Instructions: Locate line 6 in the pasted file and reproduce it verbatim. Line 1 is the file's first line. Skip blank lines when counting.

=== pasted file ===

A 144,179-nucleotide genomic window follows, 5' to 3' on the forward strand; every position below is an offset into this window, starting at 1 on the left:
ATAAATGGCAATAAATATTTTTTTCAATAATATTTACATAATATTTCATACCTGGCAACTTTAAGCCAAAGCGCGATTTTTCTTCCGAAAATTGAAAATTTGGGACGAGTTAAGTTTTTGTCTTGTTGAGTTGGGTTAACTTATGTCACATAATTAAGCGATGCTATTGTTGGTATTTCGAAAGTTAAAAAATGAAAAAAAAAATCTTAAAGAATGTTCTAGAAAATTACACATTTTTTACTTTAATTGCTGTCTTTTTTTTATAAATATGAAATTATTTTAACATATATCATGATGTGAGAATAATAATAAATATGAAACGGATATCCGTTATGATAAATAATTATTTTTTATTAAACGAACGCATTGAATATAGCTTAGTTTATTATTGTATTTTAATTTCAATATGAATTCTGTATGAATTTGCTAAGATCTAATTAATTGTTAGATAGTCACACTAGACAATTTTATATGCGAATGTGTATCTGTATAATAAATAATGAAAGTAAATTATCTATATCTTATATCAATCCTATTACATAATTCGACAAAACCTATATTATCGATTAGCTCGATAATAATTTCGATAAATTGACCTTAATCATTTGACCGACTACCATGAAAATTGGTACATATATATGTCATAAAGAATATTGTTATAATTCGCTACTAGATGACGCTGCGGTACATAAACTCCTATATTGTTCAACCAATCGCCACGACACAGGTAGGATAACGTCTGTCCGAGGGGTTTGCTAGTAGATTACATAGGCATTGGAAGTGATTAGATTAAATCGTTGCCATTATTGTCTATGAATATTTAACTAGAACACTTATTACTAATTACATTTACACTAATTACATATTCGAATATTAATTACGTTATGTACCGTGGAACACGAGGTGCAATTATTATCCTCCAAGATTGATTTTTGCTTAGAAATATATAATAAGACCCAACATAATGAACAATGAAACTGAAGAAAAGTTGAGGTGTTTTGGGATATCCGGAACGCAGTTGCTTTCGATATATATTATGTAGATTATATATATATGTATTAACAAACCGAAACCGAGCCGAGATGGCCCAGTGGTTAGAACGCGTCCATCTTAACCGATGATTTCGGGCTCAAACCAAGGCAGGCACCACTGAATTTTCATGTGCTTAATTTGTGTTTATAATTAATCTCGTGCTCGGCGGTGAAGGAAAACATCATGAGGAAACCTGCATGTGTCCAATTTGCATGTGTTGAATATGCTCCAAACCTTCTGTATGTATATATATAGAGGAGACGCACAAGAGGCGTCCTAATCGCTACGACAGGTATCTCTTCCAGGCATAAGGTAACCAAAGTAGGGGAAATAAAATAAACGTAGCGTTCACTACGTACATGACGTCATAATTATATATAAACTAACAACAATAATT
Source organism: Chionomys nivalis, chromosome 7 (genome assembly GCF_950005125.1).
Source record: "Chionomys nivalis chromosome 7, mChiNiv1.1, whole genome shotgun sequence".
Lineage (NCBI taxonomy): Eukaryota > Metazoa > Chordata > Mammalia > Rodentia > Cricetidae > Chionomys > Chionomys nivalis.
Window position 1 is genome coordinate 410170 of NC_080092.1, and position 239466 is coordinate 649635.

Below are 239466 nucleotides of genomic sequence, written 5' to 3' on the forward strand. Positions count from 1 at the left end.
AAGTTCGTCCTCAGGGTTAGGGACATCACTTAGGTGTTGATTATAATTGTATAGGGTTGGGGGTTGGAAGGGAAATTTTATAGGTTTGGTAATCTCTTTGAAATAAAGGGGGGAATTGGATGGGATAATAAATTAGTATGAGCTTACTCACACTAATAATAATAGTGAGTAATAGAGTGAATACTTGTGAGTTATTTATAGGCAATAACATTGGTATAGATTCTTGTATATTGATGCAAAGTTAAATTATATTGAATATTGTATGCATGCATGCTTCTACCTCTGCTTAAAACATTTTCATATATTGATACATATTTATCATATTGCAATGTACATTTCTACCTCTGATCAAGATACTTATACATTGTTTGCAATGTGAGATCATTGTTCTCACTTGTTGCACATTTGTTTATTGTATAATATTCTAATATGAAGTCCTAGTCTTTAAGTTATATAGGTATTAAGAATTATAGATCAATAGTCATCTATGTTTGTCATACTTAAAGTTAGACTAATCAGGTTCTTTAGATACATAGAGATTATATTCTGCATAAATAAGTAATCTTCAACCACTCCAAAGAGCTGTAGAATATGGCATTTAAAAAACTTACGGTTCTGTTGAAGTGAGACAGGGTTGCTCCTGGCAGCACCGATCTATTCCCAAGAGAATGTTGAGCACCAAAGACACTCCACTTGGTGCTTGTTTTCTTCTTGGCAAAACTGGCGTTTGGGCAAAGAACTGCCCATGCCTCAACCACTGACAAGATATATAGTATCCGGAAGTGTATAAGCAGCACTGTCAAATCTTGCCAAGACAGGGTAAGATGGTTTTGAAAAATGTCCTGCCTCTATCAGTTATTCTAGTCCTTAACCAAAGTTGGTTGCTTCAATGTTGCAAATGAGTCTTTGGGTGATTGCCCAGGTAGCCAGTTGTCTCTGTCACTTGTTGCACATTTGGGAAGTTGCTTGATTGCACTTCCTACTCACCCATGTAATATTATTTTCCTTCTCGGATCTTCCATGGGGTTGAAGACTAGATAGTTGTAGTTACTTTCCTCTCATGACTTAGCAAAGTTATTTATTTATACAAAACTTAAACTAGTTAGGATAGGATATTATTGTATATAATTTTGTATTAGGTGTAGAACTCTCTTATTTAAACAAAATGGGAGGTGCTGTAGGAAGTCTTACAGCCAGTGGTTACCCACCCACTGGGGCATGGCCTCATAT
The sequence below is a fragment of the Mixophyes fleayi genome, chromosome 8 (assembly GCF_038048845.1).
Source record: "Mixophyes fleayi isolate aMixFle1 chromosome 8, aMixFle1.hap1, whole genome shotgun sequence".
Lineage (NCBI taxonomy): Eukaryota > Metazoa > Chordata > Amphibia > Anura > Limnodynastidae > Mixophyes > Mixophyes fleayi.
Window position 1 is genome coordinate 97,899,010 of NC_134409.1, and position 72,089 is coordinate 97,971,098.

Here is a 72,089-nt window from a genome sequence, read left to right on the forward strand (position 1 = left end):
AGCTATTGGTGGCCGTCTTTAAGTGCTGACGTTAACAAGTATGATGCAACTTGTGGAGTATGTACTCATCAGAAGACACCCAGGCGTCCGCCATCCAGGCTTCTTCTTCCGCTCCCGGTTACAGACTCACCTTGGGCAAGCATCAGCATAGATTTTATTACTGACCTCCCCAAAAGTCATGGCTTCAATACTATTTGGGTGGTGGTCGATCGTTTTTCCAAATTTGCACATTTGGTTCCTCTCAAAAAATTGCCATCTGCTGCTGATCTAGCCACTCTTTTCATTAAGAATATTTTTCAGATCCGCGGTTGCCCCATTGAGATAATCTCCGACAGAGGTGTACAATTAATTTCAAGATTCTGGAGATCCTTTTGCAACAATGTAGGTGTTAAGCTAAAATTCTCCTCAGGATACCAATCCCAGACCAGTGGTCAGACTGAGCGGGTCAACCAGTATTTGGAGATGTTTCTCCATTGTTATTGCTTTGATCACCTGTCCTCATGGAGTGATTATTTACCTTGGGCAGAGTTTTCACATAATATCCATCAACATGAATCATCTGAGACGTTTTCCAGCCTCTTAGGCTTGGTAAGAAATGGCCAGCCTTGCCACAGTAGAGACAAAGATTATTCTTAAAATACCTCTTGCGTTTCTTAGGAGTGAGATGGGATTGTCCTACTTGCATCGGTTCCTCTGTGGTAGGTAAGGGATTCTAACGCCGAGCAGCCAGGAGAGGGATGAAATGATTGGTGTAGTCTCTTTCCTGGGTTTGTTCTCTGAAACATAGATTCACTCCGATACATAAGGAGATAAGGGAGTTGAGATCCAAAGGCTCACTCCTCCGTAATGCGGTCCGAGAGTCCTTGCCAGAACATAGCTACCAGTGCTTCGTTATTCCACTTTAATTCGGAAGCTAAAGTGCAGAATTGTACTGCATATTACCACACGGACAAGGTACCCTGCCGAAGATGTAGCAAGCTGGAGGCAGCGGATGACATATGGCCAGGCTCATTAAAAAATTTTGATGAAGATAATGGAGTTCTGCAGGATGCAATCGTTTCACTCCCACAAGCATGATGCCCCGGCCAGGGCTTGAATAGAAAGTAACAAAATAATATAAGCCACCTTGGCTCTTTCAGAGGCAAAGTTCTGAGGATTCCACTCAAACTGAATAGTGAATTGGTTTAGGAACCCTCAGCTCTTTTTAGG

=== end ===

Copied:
Window position 1 is genome coordinate 410170 of NC_080092.1, and position 239466 is coordinate 649635.